Pubdate: Fri, 24 Dec 2004
Source: North Lake Tahoe Bonanza (NV)
Copyright: 2004, North Lake Tahoe Bonanza
Author: Geoff Dornan, Bonanza News Service
Cited: Marijuana Policy Project ( )
Bookmark: (Decrim/Legalization)
Bookmark: (Ballot Initiatives)
Bookmark: (Cannabis)


The Attorney General's Office ruled Monday that petitions asking the 
Legislature to legalize and control possession of marijuana for personal 
use and to restrict cigarette smoking must have 30,000 more signatures than 
organizers were originally told to collect.

As a result, Chief Deputy Secretary of State Renee Parker said, all three 
ballot issues failed and will not be presented to the 2005 Legislature.

The Nevada Constitution requires petitions have signatures totaling 10 
percent of the number of people who voted in the last general election to 
qualify. Passage of the initiatives would have put them before the 2005 
Legislature as proposed legislation. If lawmakers refused to pass them, 
they would go back on the next ballot for public enactment.

When the three petition drives were started last fall, the last general 
election was held in November 2002. Ten percent of that turnout is 51,337 

But the petitions weren't turned in until a few days after this year's 
general election Nov. 2. And 10 percent of this November's turnout is now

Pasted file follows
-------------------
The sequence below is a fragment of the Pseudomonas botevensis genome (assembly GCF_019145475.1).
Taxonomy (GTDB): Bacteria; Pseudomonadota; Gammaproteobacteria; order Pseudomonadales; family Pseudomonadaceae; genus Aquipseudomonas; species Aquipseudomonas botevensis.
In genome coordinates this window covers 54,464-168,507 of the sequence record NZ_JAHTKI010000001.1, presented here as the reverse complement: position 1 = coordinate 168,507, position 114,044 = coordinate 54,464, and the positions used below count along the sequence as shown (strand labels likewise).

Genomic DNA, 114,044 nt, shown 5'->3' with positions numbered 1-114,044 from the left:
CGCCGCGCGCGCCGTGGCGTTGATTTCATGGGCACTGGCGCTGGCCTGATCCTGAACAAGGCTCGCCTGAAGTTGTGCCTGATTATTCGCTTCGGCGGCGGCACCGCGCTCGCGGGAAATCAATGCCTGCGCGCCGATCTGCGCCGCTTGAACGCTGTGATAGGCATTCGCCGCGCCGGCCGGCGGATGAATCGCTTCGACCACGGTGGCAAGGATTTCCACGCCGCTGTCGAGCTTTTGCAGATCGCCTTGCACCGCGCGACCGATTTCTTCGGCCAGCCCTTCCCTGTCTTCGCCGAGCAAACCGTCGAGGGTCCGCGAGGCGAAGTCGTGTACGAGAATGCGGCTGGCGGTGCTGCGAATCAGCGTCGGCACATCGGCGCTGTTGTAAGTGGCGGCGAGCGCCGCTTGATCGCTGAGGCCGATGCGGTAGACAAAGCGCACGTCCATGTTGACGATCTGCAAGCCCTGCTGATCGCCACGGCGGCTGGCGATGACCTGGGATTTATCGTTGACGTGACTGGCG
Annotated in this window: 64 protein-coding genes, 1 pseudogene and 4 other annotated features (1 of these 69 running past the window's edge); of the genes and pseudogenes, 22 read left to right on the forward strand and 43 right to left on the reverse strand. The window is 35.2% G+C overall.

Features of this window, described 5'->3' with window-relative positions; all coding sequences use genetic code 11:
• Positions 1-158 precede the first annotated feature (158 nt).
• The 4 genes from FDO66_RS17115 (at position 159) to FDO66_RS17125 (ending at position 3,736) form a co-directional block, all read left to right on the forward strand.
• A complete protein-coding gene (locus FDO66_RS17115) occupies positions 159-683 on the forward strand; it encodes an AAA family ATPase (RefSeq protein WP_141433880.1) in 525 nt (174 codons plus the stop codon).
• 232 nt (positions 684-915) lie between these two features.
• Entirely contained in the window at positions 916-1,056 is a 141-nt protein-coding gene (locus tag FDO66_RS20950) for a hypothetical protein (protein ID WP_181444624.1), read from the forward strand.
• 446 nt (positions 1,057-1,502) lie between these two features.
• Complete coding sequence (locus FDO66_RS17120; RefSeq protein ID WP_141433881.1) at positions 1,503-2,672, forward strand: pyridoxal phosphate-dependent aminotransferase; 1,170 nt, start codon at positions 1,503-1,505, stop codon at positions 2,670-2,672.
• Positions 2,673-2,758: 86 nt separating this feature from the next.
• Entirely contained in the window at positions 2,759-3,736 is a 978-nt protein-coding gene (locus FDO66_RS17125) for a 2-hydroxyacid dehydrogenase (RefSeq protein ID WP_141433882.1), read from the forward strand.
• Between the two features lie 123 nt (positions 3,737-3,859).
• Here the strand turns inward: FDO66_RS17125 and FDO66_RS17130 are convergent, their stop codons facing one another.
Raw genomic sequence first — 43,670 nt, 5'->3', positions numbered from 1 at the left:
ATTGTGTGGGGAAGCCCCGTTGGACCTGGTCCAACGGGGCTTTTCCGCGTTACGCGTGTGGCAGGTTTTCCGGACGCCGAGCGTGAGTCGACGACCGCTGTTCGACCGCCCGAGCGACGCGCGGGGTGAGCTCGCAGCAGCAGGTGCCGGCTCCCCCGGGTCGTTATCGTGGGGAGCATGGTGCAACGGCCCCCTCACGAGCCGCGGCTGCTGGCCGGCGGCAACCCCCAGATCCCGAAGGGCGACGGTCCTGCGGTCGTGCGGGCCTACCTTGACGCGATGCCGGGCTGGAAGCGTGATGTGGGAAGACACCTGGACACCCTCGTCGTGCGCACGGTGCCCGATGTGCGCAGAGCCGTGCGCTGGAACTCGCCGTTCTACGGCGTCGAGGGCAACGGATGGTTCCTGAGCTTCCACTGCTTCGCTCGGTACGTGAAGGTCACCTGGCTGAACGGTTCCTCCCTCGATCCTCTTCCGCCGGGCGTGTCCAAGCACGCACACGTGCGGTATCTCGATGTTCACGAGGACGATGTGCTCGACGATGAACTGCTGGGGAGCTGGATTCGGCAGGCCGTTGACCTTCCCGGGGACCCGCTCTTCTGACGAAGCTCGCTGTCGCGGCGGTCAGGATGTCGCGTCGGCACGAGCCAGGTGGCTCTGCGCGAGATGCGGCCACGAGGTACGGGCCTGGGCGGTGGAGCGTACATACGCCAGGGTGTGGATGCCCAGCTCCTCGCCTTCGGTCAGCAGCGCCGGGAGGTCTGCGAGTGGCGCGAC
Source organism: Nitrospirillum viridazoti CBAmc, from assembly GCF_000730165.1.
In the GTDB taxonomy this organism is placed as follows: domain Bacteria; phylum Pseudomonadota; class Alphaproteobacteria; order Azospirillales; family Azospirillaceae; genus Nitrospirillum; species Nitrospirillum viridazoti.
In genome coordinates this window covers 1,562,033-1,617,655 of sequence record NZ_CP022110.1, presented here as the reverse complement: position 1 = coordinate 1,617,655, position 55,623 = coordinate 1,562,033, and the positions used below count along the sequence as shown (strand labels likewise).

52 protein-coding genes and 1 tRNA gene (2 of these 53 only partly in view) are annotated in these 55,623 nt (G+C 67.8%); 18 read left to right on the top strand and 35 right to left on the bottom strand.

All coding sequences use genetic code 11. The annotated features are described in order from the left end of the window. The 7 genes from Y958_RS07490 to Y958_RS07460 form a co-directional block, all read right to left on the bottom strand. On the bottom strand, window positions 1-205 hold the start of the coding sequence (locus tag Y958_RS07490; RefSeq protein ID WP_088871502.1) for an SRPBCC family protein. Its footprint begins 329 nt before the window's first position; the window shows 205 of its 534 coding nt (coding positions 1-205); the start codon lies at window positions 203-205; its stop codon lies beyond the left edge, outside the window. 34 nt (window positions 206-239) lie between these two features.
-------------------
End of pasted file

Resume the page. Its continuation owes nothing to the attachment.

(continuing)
83,156 signatures.

The three petition drives each ended up with between 51,337 and 83,156 
signatures - 69,261 for marijuana, 74,348 for "Protect Nevadans from Second 
Hand Smoke" and 64,871 for the "Clean Indoor Air Act."

That raised the question of which election was the "last general election."

Parker said the Attorney General's Office issued its opinion Monday 
recommending Secretary of State Dean Heller use the 2004 turnout.

"That means they all fail," she said.

Her prediction the issue would end up in court was confirmed almost 
immediately by Bruce Mirken of the Marijuana Policy Project.

"Our view is that it simply does not pass the straight-face test," he said 
after reading the opinion. "This is a clear violation of our due process."

Mirken said signature gatherers were told throughout the petition process 
that 51,337 was their goal.

"The secretary of state was saying as late as Nov. 19 that the 2002 
election results were the basis for our requirement," he said.

He also pointed out the group was prevented from taking the marijuana 
question directly to voters on the November ballot by what he considers 
legal maneuvering.

"We'll see them in court," said Mirken. "This opinion has the odor of 
something written to reach a predetermined conclusion."

The opinion blocks both the cigarette-smoking initiatives as well.